Today, we have the pleasure of interviewing Elizabeth MacDonald, Author of Tideon: A New Myth.
Hi Elizabeth, Great to have you with us today! For those interested in exploring the subject or theme of your book Tideon, where should they start?
I work with the Beautiful Lives Project. It’s a nonprofit that helps physically and mentally challenged children get self-esteem. It helps them feel good about themselves by letting them play on the fields or courts with professional sports teams, like baseball or basketball. It was founded by Bryce Weiler; he’s a blind sports caster who found that he has phenomenal talent, an eidetic mind that can quote sports stats like an encyclopedia. So I wanted to help children who feel differently from others that they are totally fine and should be happy and comfortable and feel safe and secure with themselves because they have gifts that will make them shine. We’re working now on a regular T.V. show on Facebook that will spotlight children with Downs Syndrome and their successes, also their families and communities. It’s that spirit that’s behind Tideon.
How did you become involved with the subject or theme of your book, Tideon?
Ok, I guess I always felt different and awkward as a kid; I didn’t talk until I was five years old. I guess I was overwhelmed, growing up in a very large family. But I loved to read and write; I’ve always wanted to be a reporter since age 10. When I was in 6th grade, a class assignment was to write your own myth, like a Roman or Greek myth. That’s when I wrote Tideon; it always stayed with me, the story of a little boy who doesn’t fit in and how his father and his neighbors think he’s a misfit. I felt like I just needed to get this story out there.
What were your goals and intentions in this book, and how well do you feel you achieved them?
My goals and intentions were to help children feel better about themselves, that they don’t ever need to feel upset with themselves because inside, they are little miracles.
Anything you would like to say to your readers and fans?
I’m really just so thankful if they read Tideon. My illustrator Bron Williams did a phenomenal job capturing the magic of ocean life and the world around us; her artwork really pulls you in. Bron also told me she likes how the writing doesn’t talk down to children; I really wanted to get children to ask questions and to learn even more.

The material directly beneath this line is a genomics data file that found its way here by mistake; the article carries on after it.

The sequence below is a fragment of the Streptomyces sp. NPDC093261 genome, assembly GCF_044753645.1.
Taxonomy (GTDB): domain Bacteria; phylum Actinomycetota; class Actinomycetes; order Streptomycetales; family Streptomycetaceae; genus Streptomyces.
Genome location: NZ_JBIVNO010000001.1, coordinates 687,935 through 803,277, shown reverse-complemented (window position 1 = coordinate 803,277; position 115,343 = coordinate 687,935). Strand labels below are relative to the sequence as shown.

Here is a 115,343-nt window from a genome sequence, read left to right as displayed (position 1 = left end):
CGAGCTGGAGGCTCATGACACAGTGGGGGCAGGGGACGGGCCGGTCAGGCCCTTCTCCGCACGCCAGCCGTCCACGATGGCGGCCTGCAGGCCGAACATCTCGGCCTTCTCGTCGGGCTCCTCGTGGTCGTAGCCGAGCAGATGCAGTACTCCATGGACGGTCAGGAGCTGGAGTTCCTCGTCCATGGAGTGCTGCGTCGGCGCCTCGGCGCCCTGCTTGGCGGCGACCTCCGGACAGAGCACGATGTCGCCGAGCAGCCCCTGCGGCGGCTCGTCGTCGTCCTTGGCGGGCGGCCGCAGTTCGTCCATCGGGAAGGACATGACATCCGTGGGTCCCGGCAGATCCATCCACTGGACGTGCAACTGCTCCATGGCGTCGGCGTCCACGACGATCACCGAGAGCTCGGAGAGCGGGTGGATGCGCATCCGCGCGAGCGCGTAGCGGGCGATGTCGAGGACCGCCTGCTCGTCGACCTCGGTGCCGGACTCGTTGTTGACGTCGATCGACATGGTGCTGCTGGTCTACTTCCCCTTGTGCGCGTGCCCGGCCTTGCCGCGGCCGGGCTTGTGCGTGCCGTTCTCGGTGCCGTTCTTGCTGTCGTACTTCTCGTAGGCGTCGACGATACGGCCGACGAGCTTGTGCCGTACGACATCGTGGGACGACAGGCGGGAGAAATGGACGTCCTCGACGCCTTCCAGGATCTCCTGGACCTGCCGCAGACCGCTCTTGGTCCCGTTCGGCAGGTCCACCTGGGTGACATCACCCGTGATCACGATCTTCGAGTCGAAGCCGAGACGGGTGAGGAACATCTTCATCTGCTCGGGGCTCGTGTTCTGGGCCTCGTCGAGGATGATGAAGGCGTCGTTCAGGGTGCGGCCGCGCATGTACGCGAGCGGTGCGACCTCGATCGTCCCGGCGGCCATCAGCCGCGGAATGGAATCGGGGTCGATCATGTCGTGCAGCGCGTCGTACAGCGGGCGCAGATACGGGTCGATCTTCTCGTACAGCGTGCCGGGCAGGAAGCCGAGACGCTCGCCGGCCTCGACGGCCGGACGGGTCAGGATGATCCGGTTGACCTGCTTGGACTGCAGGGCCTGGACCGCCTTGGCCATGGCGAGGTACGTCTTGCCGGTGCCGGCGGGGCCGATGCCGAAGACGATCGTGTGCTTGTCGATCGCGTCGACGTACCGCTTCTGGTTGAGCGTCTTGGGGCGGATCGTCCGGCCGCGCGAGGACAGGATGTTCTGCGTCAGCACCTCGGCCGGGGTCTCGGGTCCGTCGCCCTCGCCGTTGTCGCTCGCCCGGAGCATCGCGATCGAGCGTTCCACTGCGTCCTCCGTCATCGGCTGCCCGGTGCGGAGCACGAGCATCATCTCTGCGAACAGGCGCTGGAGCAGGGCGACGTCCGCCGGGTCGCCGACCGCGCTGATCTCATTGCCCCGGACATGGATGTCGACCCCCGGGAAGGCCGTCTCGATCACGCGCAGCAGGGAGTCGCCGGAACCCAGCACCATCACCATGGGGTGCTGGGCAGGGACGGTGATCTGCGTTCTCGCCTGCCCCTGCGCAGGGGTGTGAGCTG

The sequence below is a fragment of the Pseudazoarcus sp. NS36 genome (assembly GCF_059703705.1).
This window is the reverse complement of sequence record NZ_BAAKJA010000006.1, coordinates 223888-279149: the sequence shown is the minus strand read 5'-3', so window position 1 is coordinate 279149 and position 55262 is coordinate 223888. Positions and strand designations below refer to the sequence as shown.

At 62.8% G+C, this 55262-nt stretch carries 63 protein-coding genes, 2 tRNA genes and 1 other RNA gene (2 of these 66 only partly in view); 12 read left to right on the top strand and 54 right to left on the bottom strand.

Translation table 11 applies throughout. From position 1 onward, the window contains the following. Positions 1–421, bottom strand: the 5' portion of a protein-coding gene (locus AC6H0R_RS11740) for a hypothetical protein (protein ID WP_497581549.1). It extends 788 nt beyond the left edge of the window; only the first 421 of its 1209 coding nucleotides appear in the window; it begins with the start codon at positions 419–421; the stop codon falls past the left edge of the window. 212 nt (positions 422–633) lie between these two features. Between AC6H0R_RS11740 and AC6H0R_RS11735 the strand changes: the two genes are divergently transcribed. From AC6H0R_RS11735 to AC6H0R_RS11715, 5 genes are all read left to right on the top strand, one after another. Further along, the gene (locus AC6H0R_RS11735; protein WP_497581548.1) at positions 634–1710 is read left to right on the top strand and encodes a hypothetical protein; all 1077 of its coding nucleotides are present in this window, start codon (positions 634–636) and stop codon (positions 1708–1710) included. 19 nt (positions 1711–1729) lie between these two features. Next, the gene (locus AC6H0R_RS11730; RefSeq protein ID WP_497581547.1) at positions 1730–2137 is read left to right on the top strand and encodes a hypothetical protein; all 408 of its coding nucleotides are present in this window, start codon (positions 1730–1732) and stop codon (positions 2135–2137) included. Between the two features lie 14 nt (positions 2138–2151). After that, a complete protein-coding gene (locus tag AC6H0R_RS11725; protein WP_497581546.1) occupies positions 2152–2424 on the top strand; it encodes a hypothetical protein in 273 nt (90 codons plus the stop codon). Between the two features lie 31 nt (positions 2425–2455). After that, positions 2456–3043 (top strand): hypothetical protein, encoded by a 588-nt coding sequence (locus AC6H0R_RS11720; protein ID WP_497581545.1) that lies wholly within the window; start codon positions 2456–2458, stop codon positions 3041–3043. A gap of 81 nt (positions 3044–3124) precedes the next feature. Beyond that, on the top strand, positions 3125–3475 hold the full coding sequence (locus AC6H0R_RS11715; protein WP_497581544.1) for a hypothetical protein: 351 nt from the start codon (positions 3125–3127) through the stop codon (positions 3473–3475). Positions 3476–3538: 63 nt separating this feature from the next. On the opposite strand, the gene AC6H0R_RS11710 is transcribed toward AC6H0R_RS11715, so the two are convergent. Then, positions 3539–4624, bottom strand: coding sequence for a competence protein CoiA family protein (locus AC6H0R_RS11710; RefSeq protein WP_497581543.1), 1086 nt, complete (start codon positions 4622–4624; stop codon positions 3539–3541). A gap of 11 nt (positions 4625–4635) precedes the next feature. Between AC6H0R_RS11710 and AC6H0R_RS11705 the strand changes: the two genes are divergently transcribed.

What did you enjoy most about writing Tideon?
Well, I really like exploring the idea that there’s a much bigger world and universe out there beyond our five senses. I’ve always been taken with the fact that the animal kingdom is experiencing the world around us much differently than human beings are. Bird and arctic reindeer, for example, can see much more colors than human beings can. Human beings are trichromats; we can see about 1 million different shades and levels of colors, but birds and arctic reindeers are tetrachromats; they may be able to see an incredible 100 million colors. Plus, animals, including dogs and others, can hear a much wider range of sounds than we can. So there’s a gentle peace in that knowledge, there’s a peace in the humility of that knowledge, and kindness, that I think children can connect to.
Can you tell us a little bit about your next books or what you have planned for the future?
I’m thinking of writing a sequel to Tideon. I have the ideas in my head now for it.
How long have you been writing?
I’ve been writing since I was ten years old. I wrote a book called Skirting Heresy: The Life & Times of Margery Kempe, and a play off my book that debuted in England two years ago. It’s a historical fiction book based on the true story of Margery Kempe, considered the first autobiographer in the English language. She was put on trial and almost put to death multiple times for her beliefs and because she preached about the Gospels on the streets of England when that was against the law. The monarchy of Henry V repeatedly tried to capture her. This is Catholic England before Joan of Arc was executed, my favorite period in history.
Can you tell us a little bit about the characters in Tideon?
Well, Tideon is a little boy who is in love with the ocean, his mother Marina desperately loves him; he’s a misfit. Marina is upset because her husband mistreats his son because he’s different and so do the neighbors. But Tideon has a powerful gift, a miracle that was given to him that makes him ocean royalty. Also, I like how Tideon is always forgiving because he just wants to run away and play in the ocean, which his mother Marina soon sees and recognizes. With the help of the Goddess of the Moon and her royal captain Ayalon, they see who Tideon really is; they know his true destiny.
If you could spend the day with one of the characters from Tideon, who would it be? Please tell us why you chose this particular character, where you would go, and what you would do.
I love Tideon, and his mom. We would be in the ocean all day. And, I love the Moon and her captain, the royal stag Ayalon. We’d probably wander through the forests at night. Yes, I would love to do that, sleep outside under the Moon at night. So long as it’s safe!
Fantastic! So tell us, how can people find out more about you?
Thank you so much, Elizabeth, for giving us your precious time! We wish you all the best for your journey ahead!